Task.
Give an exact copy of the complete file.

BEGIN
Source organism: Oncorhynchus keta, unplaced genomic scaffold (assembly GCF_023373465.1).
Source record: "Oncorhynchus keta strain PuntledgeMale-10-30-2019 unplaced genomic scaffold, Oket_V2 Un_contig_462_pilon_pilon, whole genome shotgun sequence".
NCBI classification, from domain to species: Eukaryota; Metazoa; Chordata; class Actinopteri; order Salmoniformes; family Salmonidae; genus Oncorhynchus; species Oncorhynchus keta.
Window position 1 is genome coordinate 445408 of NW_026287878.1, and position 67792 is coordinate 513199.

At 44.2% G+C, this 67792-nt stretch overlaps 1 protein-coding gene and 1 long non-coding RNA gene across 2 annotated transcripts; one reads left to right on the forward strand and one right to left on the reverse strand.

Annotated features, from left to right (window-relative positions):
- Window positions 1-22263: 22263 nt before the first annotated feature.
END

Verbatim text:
Source organism: Oncorhynchus keta, unplaced genomic scaffold (assembly GCF_023373465.1).
Source record: "Oncorhynchus keta strain PuntledgeMale-10-30-2019 unplaced genomic scaffold, Oket_V2 Un_contig_462_pilon_pilon, whole genome shotgun sequence".
NCBI classification, from domain to species: Eukaryota; Metazoa; Chordata; class Actinopteri; order Salmoniformes; family Salmonidae; genus Oncorhynchus; species Oncorhynchus keta.
Window position 1 is genome coordinate 445408 of NW_026287878.1, and position 67792 is coordinate 513199.

At 44.2% G+C, this 67792-nt stretch overlaps 1 protein-coding gene and 1 long non-coding RNA gene across 2 annotated transcripts; one reads left to right on the forward strand and one right to left on the reverse strand.

Annotated features, from left to right (window-relative positions):
- Window positions 1-22263: 22263 nt before the first annotated feature.